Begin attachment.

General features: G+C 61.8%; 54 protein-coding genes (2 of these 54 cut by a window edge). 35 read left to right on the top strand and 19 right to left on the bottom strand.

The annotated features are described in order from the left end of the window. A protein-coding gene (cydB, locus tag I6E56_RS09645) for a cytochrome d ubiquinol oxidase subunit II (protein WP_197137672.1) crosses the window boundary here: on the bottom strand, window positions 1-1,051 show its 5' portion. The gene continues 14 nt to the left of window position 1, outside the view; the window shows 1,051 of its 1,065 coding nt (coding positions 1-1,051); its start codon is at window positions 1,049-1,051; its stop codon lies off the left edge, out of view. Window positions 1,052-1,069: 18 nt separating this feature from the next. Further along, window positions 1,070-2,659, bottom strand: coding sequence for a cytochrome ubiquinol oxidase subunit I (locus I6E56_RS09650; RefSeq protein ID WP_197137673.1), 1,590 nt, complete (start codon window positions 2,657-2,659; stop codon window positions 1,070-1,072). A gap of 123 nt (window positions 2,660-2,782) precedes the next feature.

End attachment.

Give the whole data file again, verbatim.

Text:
General features: G+C 61.8%; 54 protein-coding genes (2 of these 54 cut by a window edge). 35 read left to right on the top strand and 19 right to left on the bottom strand.

The annotated features are described in order from the left end of the window. A protein-coding gene (cydB, locus tag I6E56_RS09645) for a cytochrome d ubiquinol oxidase subunit II (protein WP_197137672.1) crosses the window boundary here: on the bottom strand, window positions 1-1,051 show its 5' portion. The gene continues 14 nt to the left of window position 1, outside the view; the window shows 1,051 of its 1,065 coding nt (coding positions 1-1,051); its start codon is at window positions 1,049-1,051; its stop codon lies off the left edge, out of view. Window positions 1,052-1,069: 18 nt separating this feature from the next. Further along, window positions 1,070-2,659, bottom strand: coding sequence for a cytochrome ubiquinol oxidase subunit I (locus I6E56_RS09650; RefSeq protein ID WP_197137673.1), 1,590 nt, complete (start codon window positions 2,657-2,659; stop codon window positions 1,070-1,072). A gap of 123 nt (window positions 2,660-2,782) precedes the next feature.